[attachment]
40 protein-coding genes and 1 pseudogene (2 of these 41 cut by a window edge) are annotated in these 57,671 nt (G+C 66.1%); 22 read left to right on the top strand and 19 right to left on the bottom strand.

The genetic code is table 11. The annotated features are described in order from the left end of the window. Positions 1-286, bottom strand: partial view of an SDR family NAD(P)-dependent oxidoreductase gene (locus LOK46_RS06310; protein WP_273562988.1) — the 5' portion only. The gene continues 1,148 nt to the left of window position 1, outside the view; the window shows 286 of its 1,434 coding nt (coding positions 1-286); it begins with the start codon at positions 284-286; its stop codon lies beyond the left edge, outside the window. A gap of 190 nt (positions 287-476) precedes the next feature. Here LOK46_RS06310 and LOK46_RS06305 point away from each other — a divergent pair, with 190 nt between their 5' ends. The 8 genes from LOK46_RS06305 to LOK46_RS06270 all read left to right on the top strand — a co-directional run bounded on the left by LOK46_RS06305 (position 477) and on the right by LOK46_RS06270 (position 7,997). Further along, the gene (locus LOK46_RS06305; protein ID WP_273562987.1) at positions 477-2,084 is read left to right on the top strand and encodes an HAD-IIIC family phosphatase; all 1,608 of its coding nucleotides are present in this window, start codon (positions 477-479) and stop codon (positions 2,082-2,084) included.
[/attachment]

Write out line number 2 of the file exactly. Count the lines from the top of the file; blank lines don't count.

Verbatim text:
The genetic code is table 11. The annotated features are described in order from the left end of the window. Positions 1-286, bottom strand: partial view of an SDR family NAD(P)-dependent oxidoreductase gene (locus LOK46_RS06310; protein WP_273562988.1) — the 5' portion only. The gene continues 1,148 nt to the left of window position 1, outside the view; the window shows 286 of its 1,434 coding nt (coding positions 1-286); it begins with the start codon at positions 284-286; its stop codon lies beyond the left edge, outside the window. A gap of 190 nt (positions 287-476) precedes the next feature. Here LOK46_RS06310 and LOK46_RS06305 point away from each other — a divergent pair, with 190 nt between their 5' ends. The 8 genes from LOK46_RS06305 to LOK46_RS06270 all read left to right on the top strand — a co-directional run bounded on the left by LOK46_RS06305 (position 477) and on the right by LOK46_RS06270 (position 7,997). Further along, the gene (locus LOK46_RS06305; protein ID WP_273562987.1) at positions 477-2,084 is read left to right on the top strand and encodes an HAD-IIIC family phosphatase; all 1,608 of its coding nucleotides are present in this window, start codon (positions 477-479) and stop codon (positions 2,082-2,084) included.